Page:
RA:  There is a part of us that are hoping that some of that is him recovering from his shoulder injury similar to Jared Goedert.  You are still going through that process of trying to determine where your swing is exactly, where it is the most efficient and where it feels good on your shoulder.  And that takes times especially for a young hitter, and a young physical human being as well.  He is also very young with his physical development.  He has shown the flashes of being that star caliber player, and I feel very good about this second half for him if he can get over the small hiccups that a player usually has from shoulder surgery.

Q:  About two to three weeks ago you mention that righties Hector Rondon and Jason Knapp would be available by early August, and righty Adam Miller potentially at the end of the season or maybe Instructional League in October.  Is this still their outlook at the moment?

RA: Correct.

Award Outlook

Here is a quick look at how things are shaping up at the All Star break for the year end Tony Awards (2009 Tony Awards).  Note, this is a quick overview, so if I missed mentioning anyone as a candidate it was likely accidental:

Offensive Player of the Year:
Right now, Triple-A Columbus third baseman Jared Goedert is running away with this award.  Catcher Carlos Santana would have been up for it too and likely a lock, but now that he is in Cleveland it is time to look elsewhere.  Really, there is no one else having nearly the great statistical season at the plate as Goedert, so it appears his to lose at this point.  Chun Chen is also a candidate.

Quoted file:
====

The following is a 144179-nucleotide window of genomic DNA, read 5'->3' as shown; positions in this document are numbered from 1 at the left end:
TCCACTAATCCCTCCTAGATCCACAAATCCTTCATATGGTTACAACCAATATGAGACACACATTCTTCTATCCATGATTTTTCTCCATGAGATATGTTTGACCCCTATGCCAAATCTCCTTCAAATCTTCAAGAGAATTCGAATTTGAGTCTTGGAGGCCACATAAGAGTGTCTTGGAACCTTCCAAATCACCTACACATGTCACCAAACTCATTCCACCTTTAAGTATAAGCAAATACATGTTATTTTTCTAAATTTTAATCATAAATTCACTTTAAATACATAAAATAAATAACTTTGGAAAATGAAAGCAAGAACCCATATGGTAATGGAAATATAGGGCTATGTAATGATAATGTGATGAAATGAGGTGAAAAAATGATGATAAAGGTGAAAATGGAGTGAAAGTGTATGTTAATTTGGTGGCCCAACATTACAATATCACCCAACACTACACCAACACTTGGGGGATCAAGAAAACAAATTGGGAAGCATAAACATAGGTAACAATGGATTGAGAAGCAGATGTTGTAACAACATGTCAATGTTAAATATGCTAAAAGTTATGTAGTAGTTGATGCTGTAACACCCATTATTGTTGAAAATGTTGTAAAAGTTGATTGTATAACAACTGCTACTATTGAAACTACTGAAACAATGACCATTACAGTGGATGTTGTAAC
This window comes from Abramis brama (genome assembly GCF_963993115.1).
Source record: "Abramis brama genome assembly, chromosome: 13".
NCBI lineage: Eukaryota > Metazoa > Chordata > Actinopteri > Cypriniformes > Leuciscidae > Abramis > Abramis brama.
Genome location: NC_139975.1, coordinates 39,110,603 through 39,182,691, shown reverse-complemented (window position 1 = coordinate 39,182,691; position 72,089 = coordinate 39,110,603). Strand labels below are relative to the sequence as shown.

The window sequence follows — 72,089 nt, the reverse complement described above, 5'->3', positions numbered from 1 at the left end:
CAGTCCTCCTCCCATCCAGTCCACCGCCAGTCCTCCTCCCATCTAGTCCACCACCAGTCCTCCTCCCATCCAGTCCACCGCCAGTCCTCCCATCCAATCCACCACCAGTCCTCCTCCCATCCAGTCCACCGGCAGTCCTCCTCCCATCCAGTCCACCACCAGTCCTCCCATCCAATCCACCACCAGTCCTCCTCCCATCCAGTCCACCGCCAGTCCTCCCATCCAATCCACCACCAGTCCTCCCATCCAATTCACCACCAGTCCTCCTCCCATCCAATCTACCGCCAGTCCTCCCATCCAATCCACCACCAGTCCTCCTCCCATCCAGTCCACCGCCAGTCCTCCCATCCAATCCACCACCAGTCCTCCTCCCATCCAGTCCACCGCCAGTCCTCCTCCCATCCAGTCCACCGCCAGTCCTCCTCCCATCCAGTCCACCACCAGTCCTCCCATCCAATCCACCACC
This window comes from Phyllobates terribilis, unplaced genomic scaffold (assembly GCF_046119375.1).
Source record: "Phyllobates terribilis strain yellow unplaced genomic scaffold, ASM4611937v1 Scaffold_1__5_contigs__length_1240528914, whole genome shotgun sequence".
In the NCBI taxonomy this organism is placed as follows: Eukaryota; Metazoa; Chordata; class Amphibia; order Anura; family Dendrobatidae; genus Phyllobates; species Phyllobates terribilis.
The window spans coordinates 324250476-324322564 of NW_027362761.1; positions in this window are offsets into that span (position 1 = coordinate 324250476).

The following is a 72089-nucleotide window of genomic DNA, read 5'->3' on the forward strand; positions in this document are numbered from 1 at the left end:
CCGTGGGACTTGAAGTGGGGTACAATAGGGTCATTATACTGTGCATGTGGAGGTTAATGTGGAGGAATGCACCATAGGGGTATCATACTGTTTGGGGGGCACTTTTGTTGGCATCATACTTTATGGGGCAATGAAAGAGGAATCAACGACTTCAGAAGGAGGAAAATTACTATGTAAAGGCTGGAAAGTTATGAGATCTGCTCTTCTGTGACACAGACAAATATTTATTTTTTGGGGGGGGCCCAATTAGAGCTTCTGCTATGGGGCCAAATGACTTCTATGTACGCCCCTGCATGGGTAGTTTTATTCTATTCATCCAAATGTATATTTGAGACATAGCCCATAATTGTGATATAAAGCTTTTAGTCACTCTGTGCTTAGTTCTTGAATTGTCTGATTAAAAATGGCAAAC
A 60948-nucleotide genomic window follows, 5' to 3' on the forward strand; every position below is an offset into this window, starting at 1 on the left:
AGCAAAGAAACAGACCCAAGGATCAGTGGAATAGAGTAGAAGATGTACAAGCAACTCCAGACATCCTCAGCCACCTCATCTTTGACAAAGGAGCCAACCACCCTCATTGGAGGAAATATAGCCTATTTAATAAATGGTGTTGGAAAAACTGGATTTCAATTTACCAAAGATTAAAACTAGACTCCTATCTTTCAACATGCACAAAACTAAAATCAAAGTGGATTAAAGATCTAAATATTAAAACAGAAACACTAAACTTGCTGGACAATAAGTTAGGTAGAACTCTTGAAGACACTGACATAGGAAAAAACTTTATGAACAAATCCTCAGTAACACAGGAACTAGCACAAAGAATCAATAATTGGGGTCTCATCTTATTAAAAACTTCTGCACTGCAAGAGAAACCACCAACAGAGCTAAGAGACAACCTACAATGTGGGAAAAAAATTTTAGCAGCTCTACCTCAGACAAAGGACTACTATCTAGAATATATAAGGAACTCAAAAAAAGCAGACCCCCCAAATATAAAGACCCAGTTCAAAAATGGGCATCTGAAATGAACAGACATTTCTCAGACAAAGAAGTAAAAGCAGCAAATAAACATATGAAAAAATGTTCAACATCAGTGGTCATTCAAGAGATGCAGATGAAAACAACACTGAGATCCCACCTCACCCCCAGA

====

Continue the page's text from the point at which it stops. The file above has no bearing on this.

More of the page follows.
Pitcher of the Year:
The competition is a little bit more fierce in the pitching department as many pitchers are vying for Pitcher of the Year honors.  Alex White, Joe Gardner, Josh Tomlin, T.J. McFarland, and Matt Packer all are definitely up for consideration.  A lot can change these final two months of the season, but right now if I had to name one pitcher who is a nudge ahead of the others it would be Tomlin because of what he is doing at the highest level of the minors in Triple-A to date.

Reliever of the Year:
There have been several very good relief performances in the first half of the season.  The best performances to date belong to Bryce Stowell, Tyler Sturdevant, Cory Burns, Vinnie Pestano, Rob Bryson, and Chris Jones.  The one who really stands out above them all so far though is Stowell.

Rookie of the Year:
Considering the short season leagues just got started up and almost all of the rookies are playing at those levels, it is hard to choose who may be playing themselves up to this award at this time.  It may not matter though as Alex White and Joe Gardner, who both did not pitch last year, are the clear frontrunners for the award.

Comeback Player of the Year:
This also appears to be a two horse race between Jared Goedert and Josh Rodriguez.  Both are having fantastic seasons, and at this point Goedert would appear to have the edge.  Rob Bryson is another guy to consider.

Biggest Breakthrough:
There have been lots of encouraging, unexpected performances to date which will surely help the stock of a lot of players.  Jared Goedert, Josh Rodriguez, Joe Gardner, Bryce Stowell, Matt Packer, Chris Jones, T.J. McFarland, and Chun Chen look to be the candidates so far.  I’d say that Stowell may have the edge here so far because of how he has gained so much velocity and is dominating this year.

Biggest Disappointment:
Injuries aside, the biggest disappointments for guys that are not hurt would be Beau Mills, Carlos Rivero, Jeanmar Gomez, and Abner Abreu.  Mills has picked it up of late, but he is still the biggest disappointment so far this season (Abreu right behind him).

Follow Tony and the Indians Prospect Insider on Twitter @tlastoria.  His new book the 2010 Cleveland Indians Top 100 Prospects & More is also available for purchase on or his site.